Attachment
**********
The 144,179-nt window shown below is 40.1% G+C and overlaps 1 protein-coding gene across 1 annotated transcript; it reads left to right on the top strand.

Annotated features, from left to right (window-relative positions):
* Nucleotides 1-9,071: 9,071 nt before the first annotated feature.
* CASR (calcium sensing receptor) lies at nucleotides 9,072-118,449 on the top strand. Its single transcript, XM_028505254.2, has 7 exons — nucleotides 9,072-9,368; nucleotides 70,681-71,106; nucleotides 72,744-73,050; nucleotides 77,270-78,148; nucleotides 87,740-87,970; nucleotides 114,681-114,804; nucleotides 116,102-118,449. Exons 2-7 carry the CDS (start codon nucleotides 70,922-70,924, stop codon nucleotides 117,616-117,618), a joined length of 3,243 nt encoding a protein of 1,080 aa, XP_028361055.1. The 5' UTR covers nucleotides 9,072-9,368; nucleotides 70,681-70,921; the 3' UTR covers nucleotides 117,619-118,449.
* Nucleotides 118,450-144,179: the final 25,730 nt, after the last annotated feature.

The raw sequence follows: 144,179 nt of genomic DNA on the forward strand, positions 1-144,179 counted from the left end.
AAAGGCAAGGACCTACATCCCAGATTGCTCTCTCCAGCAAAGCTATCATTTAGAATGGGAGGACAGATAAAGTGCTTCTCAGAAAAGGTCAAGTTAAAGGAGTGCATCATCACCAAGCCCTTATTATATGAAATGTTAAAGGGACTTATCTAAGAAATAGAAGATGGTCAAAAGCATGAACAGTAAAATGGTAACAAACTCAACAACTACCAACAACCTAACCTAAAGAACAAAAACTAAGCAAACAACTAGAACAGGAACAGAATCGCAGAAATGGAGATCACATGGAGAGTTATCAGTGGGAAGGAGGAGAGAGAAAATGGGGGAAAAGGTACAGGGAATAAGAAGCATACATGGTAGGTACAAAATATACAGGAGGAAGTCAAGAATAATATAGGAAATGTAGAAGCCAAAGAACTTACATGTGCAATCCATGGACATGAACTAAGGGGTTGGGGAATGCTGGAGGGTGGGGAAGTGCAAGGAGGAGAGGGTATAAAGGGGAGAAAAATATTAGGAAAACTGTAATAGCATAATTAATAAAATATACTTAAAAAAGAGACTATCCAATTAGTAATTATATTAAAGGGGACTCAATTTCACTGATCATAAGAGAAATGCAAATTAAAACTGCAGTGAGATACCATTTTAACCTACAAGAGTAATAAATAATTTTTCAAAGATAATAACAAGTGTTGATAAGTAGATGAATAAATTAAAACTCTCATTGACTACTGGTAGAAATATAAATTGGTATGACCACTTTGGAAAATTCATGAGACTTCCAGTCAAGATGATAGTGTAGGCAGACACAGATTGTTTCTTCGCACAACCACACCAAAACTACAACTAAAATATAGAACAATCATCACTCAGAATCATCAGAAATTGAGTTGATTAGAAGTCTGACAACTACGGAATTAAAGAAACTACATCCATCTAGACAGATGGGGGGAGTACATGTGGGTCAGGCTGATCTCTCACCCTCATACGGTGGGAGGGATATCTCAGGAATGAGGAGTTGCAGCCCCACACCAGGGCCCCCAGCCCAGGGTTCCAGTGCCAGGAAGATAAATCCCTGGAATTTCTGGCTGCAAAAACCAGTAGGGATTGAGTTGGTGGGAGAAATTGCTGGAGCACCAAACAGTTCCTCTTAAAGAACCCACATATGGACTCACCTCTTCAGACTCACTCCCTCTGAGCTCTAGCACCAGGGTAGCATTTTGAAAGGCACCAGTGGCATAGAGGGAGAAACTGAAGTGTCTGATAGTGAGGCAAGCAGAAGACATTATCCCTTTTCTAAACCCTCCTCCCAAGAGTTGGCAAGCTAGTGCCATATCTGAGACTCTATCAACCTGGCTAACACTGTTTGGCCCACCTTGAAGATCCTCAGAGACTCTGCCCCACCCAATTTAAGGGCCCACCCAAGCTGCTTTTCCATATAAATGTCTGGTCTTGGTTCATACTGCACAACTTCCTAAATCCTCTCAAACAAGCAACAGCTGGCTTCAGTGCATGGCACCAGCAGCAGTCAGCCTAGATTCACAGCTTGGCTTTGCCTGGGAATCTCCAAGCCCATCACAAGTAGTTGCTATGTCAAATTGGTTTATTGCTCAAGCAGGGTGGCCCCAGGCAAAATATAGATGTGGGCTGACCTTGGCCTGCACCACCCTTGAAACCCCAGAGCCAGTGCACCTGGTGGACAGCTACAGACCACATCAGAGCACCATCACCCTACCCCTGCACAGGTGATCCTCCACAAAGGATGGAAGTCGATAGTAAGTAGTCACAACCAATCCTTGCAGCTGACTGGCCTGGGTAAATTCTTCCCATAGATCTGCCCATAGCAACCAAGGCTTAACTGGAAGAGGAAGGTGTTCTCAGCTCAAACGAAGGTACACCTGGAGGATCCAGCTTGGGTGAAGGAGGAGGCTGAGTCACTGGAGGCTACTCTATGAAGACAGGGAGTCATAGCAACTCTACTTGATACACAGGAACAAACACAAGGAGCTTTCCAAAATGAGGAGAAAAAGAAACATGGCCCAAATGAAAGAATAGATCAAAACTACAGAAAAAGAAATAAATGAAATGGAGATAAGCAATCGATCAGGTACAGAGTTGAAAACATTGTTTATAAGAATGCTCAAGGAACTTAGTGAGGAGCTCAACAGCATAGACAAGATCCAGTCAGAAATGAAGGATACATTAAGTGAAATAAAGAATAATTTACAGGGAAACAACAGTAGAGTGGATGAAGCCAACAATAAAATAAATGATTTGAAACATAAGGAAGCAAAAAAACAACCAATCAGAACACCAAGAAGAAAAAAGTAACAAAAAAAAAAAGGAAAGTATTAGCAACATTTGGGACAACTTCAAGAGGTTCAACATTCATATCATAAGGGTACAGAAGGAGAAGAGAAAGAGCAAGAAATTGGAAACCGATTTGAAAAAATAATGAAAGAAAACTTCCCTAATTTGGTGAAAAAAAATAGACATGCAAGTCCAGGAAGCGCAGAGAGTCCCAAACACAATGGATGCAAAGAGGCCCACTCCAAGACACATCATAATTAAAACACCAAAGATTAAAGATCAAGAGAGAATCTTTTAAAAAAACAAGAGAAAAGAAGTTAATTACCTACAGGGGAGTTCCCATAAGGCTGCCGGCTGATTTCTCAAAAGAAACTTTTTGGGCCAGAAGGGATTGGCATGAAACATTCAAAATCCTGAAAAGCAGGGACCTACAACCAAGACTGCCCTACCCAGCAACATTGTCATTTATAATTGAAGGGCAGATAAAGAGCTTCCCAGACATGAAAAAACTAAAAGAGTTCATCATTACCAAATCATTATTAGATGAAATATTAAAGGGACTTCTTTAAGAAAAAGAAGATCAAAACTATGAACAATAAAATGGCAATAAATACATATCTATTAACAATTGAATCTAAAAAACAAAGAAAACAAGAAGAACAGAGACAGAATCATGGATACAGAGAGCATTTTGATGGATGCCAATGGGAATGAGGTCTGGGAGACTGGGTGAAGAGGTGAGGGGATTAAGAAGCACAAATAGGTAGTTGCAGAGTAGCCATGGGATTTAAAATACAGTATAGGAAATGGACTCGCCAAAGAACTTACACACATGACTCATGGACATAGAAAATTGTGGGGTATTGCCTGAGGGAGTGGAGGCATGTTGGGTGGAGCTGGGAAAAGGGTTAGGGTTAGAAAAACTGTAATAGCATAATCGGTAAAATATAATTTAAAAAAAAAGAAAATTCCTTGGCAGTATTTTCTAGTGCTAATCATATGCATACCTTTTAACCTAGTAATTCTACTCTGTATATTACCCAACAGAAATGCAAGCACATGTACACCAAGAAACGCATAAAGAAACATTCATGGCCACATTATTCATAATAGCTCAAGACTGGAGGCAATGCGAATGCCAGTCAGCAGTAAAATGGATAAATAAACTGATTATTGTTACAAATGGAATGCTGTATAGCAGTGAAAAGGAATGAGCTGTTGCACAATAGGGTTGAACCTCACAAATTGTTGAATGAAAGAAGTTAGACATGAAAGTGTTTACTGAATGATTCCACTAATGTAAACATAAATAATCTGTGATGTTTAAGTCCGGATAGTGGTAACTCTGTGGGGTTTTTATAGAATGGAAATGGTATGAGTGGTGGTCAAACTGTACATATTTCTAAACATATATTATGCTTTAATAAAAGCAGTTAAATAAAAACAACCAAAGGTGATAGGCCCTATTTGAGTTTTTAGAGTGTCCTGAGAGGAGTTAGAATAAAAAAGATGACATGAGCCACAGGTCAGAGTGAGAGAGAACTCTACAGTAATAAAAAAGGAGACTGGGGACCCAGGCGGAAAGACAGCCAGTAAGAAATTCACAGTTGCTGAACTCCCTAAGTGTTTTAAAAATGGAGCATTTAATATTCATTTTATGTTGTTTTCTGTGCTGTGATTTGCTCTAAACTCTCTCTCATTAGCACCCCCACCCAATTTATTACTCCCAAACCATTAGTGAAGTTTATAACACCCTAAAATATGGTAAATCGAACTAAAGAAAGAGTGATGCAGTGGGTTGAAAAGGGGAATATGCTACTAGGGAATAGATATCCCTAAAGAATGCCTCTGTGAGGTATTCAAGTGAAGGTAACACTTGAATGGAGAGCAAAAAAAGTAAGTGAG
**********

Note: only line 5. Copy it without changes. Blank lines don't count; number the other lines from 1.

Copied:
* Nucleotides 118,450-144,179: the final 25,730 nt, after the last annotated feature.